Ghosts of the Cold War

Ghosts of the Cold War

Ghosts of the past haunt the political scene. Epithets like “cold war,” “isolationism,” and “appeasement” are heard again. While the Administration is trying to normalize relations with China or to find ways of accommodation with the future rulers of Africa, it hears charges from all sides: that it is selling Taiwan down the river, abandoning our allies in Africa, “playing the China card,” which may provoke the Russians, and that its dilly-dallying between moderates and guerrillas in Africa may yet lose us the last chance to catch up with history on that continent.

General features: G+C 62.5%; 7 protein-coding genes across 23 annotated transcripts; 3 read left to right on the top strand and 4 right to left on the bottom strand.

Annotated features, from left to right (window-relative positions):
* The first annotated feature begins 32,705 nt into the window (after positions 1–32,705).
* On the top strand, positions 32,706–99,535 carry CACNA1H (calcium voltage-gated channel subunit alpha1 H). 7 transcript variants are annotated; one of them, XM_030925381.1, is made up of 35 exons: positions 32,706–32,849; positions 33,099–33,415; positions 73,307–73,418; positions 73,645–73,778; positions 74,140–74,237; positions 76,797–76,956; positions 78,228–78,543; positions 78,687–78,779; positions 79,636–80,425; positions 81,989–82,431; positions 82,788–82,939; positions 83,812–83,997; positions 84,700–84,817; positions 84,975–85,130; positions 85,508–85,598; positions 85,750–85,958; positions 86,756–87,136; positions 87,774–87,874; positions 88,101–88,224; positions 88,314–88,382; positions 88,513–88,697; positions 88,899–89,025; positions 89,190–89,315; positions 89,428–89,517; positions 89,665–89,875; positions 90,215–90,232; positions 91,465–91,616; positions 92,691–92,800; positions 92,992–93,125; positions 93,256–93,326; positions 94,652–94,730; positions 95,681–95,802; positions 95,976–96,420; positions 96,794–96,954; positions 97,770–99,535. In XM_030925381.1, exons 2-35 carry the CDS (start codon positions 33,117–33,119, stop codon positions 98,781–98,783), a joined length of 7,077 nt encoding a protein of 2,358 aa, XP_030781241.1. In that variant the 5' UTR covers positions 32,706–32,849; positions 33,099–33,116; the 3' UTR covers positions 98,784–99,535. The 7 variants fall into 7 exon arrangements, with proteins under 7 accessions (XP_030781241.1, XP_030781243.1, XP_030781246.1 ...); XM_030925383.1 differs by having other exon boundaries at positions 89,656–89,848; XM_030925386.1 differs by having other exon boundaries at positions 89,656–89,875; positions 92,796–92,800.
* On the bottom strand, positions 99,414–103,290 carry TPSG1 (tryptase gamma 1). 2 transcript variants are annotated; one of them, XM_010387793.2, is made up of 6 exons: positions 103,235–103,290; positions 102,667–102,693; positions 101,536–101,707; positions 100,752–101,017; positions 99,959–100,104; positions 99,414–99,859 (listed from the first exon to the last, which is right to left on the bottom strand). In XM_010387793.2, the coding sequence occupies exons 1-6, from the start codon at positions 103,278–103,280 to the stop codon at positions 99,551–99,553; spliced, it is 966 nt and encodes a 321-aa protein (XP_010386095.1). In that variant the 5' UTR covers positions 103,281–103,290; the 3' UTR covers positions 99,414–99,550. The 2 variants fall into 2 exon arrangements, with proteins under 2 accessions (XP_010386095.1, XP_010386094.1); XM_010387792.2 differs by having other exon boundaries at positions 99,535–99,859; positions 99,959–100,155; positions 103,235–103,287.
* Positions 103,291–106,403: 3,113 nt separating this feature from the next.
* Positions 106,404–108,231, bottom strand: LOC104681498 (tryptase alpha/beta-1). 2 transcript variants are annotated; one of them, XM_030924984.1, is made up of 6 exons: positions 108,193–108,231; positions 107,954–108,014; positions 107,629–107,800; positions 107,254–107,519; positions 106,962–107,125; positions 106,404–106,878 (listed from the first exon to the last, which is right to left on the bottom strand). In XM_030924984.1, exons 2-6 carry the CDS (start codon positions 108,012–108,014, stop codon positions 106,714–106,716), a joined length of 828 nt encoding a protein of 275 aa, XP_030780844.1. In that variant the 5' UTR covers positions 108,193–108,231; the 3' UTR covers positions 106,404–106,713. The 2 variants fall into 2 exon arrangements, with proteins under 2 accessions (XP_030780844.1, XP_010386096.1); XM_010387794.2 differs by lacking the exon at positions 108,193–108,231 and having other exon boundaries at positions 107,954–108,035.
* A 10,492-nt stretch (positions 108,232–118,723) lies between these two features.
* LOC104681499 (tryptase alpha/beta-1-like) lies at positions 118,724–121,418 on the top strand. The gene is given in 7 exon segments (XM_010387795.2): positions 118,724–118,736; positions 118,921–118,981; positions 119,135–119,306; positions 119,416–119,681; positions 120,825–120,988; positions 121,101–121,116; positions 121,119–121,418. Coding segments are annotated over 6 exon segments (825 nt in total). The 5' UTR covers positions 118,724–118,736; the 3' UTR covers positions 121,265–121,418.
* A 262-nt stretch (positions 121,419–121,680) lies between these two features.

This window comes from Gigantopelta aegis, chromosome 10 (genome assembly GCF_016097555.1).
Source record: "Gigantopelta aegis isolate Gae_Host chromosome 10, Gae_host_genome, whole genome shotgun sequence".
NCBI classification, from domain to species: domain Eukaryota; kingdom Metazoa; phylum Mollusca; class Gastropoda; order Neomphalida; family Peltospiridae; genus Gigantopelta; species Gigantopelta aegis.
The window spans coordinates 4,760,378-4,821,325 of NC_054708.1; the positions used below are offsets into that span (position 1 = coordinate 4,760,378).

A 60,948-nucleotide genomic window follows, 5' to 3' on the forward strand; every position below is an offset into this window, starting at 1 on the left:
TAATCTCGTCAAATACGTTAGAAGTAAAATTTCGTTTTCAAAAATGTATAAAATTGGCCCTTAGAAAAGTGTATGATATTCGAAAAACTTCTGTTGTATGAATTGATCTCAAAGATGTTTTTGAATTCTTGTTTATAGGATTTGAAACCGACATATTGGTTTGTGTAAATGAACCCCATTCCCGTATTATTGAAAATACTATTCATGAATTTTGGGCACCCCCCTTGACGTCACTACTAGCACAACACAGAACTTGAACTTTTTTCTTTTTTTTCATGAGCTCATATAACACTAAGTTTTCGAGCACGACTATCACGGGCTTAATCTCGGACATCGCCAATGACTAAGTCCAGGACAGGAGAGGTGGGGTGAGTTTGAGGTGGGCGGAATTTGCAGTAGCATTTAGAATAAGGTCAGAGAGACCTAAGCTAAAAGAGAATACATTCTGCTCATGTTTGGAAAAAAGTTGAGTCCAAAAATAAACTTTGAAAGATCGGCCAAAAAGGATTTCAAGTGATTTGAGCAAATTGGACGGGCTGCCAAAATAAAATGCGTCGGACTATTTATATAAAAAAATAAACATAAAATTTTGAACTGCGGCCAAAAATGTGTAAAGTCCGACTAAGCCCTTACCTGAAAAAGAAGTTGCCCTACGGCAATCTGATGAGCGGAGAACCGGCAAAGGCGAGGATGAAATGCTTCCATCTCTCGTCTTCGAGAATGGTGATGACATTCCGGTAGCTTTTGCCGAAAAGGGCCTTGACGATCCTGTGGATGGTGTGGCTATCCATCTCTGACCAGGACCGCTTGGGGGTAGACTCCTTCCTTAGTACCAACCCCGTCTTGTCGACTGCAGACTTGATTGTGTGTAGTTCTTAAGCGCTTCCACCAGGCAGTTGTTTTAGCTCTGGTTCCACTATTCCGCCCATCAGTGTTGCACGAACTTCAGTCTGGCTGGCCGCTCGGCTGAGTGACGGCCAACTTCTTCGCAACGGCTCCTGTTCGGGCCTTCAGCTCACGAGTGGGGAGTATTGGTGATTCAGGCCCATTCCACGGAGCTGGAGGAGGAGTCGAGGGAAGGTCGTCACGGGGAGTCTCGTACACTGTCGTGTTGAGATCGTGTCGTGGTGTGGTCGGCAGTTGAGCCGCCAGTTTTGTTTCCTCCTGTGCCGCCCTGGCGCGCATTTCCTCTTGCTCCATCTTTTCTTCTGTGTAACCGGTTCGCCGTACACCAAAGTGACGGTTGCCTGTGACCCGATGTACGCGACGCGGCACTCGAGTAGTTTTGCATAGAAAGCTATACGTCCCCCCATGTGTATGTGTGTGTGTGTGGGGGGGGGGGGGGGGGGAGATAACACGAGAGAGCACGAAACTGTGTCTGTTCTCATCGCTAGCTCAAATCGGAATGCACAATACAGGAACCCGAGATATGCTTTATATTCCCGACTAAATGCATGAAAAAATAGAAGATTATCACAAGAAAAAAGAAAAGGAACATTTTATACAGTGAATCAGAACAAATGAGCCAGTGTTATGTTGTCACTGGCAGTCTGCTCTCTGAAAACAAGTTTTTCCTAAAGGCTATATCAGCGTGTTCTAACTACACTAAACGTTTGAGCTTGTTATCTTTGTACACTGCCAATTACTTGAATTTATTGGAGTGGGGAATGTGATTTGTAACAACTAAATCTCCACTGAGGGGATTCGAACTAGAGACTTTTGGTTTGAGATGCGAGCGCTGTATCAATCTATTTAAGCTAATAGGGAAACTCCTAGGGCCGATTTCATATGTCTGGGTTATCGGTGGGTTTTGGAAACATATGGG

Carter finds himself pretty much in the same quandary that Truman did 30 years ago: on the one side, the patriots accused him of “losing” China; on the other, Henry Wallace charged that he was missing the peace bus to Moscow. George Kennan, who had originally formulated the policy of “containment,” now opposed the military implementation of that policy (NATO and German rearmament). Walter Lippmann, who had coined the term “cold war,” gave Truman his candid advice to name Thomas Dewey secretary of state and then to resign so that a hopelessly compromised regime could be replaced speedily by the inevitable winner of the coming election.

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